Putting Summer Plants ‘to bed’
Summer hanging baskets and pots are beginning to go over now and once the weather starts to cool down, think about those plants that you want to keep over winter and see if you can salvage any…..
Geraniums and fuchsias can be trimmed back and potted up for the winter. Make sure that they are placed somewhere frost-free – a spare bedroom, utility room, conservatory or garage that has some slight heat in the winter. Remember if we get a winter like the last one, an unheated garage will not hold sufficient heat for storing plants that are frost tender.
It’s an ideal time to make a note of what’s done well this year and what hasn’t; and at this point I feel I must mention Busy Lizzies and Downy Mildew; this has been a nuisance over the last couple of years, and it was believed that the mildew was controllable with the fungicides available. Sadly this is obviously not the case, and the only way it will be eradicated is not to plant seed-raised Busy Lizzies for the next few years, and particularly in the same position year after year. The New Guinea types of Impatiens are not affected so will make a suitable alternative, as do the many new varieties of Begonias that are now available.
Begonia corms and Dahlia tubers can be dried off and again stored in a frost-free environment – wrap in newspaper or dry peat, and dust with sulphur before storing.
Autumn Lawn Maintenance
September and October are the ideal months for aerating the lawn with a fork or special tool, following which you should apply an Autumn Lawn Food – I recommend Scott’s – to nourish your lawn through the winter months. Reseed any bare patches. The larvae of the Daddy Long Legs (Crane fly) can become apparent in lawns during August and September; they will attack most soils but in particular damp soils and heavy clays. If you see signs of damage spray with Provado Lawn Grub Killer immediately.
And ready for Christmas Colour…
Buy prepared hyacinth bulbs for Christmas flowering and plant them in bowls using Bulb Compost. The charcoal in the compost will keep the soil sweet. Put in a cool, dark place and bring gradually into the light and warmth once the shoots are approx 3cm high. If you want hyacinths in flower for Christmas, they should be planted by mid-September.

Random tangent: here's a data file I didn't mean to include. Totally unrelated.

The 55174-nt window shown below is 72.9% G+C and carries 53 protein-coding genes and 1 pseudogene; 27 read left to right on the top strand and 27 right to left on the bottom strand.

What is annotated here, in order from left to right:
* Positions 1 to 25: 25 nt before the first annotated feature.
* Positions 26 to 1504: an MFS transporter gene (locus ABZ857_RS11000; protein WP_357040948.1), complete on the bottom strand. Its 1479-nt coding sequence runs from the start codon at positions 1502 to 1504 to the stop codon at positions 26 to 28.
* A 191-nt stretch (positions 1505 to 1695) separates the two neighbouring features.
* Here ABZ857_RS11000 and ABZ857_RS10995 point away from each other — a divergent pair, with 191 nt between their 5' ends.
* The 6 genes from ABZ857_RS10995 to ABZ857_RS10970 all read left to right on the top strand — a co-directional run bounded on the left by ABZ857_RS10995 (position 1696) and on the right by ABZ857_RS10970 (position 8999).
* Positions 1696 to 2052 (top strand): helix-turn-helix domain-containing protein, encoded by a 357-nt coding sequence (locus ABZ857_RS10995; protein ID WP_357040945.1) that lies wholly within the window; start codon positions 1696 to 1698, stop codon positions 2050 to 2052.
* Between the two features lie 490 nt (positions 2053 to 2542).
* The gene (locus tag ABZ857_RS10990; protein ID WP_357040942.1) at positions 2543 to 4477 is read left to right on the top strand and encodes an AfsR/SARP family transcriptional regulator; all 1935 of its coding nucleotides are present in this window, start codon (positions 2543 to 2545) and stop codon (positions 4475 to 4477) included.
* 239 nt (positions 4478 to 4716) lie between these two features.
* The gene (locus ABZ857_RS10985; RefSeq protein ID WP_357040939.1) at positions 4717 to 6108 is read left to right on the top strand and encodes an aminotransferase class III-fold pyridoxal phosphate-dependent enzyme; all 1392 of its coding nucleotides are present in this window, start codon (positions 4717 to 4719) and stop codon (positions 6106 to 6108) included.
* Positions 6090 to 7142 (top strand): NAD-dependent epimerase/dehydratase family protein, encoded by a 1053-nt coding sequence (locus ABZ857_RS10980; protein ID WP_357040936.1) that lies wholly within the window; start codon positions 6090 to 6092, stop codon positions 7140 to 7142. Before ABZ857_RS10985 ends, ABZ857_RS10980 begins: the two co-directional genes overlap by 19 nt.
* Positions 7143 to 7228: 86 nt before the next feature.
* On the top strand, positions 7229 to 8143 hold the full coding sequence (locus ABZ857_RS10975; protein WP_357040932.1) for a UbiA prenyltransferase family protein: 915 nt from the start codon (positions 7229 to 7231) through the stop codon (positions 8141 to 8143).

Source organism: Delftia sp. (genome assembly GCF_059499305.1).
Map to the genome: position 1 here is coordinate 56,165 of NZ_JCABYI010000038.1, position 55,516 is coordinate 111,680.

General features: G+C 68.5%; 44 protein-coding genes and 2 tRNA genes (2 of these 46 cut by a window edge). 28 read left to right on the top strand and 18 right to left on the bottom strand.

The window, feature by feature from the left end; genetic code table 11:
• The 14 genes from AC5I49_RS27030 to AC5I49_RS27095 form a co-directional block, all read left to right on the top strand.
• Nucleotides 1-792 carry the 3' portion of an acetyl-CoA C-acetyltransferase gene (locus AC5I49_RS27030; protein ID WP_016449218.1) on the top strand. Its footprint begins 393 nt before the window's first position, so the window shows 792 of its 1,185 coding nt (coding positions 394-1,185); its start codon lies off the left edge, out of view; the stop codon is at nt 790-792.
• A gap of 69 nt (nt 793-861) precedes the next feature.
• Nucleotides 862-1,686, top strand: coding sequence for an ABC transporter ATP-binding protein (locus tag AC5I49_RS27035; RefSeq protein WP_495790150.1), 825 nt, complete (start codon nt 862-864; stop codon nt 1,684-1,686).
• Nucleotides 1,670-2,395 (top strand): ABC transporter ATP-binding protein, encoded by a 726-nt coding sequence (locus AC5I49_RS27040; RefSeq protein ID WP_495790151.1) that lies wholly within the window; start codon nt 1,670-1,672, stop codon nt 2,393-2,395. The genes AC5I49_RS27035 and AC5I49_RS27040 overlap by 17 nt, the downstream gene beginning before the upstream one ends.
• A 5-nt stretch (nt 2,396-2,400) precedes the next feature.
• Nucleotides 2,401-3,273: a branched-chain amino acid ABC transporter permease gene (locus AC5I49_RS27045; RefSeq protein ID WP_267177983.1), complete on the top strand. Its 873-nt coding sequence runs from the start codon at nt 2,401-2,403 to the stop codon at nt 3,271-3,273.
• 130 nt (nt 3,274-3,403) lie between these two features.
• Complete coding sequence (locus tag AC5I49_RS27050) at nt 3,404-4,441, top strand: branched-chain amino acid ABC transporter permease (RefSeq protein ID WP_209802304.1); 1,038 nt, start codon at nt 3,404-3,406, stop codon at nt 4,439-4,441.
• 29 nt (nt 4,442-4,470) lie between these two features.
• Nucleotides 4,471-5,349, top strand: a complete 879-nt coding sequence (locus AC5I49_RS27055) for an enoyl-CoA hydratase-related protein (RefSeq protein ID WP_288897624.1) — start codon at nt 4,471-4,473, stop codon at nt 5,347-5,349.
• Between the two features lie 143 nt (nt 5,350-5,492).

When planting bulbs in containers outside, it’s worth putting in at least two layers of bulbs, slightly staggered one above the other. This will ensure a spectacular display. Plant the bulbs deeply enough to allow you to plant winter and spring bedding on top. Plant spring-flowering bulbs in the garden as soon as possible, so that roots can develop whilst the soil is still warm. The only exceptions to this rule are tulips which can be planted late – into December if you wish.
Fruit and Vegetables
Harvest onions and potatoes now – lift up onions and allow to dry out where they’ve been growing if the weather is fine, before storing. Potatoes should be stored in a cool but frost-free environment; hessian sacks available from garden centres are ideal for this purpose. Continue to pick runner beans and courgettes on a regular basis, so that they don’t become stringy. Pick early apples and pears as they become ripe. Eat the earlier varieties straight away, but the later ripening ones can be stored for later use. Cover autumnfruiting raspberries against birds. The old fruiting canes can be pruned out during the winter months as the autumn varieties fruit on new season’s growth each year. We’ll soon be getting our overwintering onions and shallots in stock, plant them as soon as you can and you’ll get an early maturing crop next year.
Dead head roses, trimming back any very long growths. Remove any foliage with rust or blackspot, making sure you dispose of it rather than putting on the compost heap. Remember to clean up any debris under rose bushes as blackspot will overwinter on this ready to re-infect bushes next year. Rambling roses can be pruned now by cutting out some of the old flowered growths and tying in new growths to take their place.
Clean out greenhouses before putting in overwintering plants and insulate with bubble. Check over heaters ready for the first frosts. As you bring in plants to overwinter watch out for vine weevil larvae, especially on fuchsias. If you do see signs of them, drench the compost with one of the chemicals available for their control.
There’s still time to plant out new shrubs and perennials while it’s mild; the warm, damp soil will help roots get established before harsher winter weather arrives. The warm September sun is sometimes the best in which to enjoy your garden in the last throes of its summer glory…